So what do the new credit card rules mean for me? I like to think of myself as a "good" credit cardholder. I've carried a balance once, for two months. For the last ten years, I've paid the full bill every month, with maybe two late payments due to sheer forgetfulness. Of course, "good" is in the eye of the beholder. Credit card companies call cardholders like me deadbeats, because I don't generate profits for them. Heck, with rebates and no annual fees, I'm costing Citigroup and Chase money. Who wants a customer like that?
There have been some suggestions in the news that credit card companies may nuke those cashback awards and other perks and impose more annual fees in order to recoup what they'll lose now that they'll be forced to play fair with borrowers. And if Citi does hit me with an annual fee, then I face the choice of eating that cost or cutting up my card and dinging my credit score. Ouch.
But you know, I've been having a free lunch for years. Citi has been providing me a service and losing money. Worse, I've been making money, in the form of cashback rebates, on the backs of folks carrying more debt and suffering from the very predatory, usurious practices of which I've been so critical. There's a bigger ouch.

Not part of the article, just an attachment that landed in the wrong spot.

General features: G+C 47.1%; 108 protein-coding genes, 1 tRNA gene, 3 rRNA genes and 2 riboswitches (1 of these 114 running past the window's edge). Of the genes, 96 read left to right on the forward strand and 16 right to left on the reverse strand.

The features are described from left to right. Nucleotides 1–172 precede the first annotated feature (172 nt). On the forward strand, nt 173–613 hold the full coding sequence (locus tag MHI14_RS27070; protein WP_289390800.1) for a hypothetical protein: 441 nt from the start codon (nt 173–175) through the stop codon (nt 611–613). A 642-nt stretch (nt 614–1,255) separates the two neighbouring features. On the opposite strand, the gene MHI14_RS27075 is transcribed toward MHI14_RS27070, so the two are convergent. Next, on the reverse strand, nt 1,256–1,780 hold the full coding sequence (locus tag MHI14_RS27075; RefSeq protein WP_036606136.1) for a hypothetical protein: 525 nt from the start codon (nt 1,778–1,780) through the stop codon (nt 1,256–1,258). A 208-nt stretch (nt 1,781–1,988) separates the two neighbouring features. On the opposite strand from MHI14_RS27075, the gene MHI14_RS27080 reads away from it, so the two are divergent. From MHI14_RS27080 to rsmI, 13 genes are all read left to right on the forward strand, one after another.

Ezra Klein reminds us that there is no such thing as "good" and "bad" credit cardholders. Each of us is just a layoff or a car wreck or one lost envelope away from finding ourselves on the wrong end of the credit card companies' big guns. Why should I profit from folks just like me whose abuse at the hands of credit card corporations is triggered by nothing more than bad luck?
The new credit card regulations will give Citi a convenient excuse to jack up fees and cut benefits (but wait a minute: even before these new regs, was anyone getting letters from Citi et al. announcing lower rates and fees?). If Citi decides it can no longer afford to pay me for using its card, I won't like it. But I can live with it. Nobody should profit from deceptive business practices... not even me.
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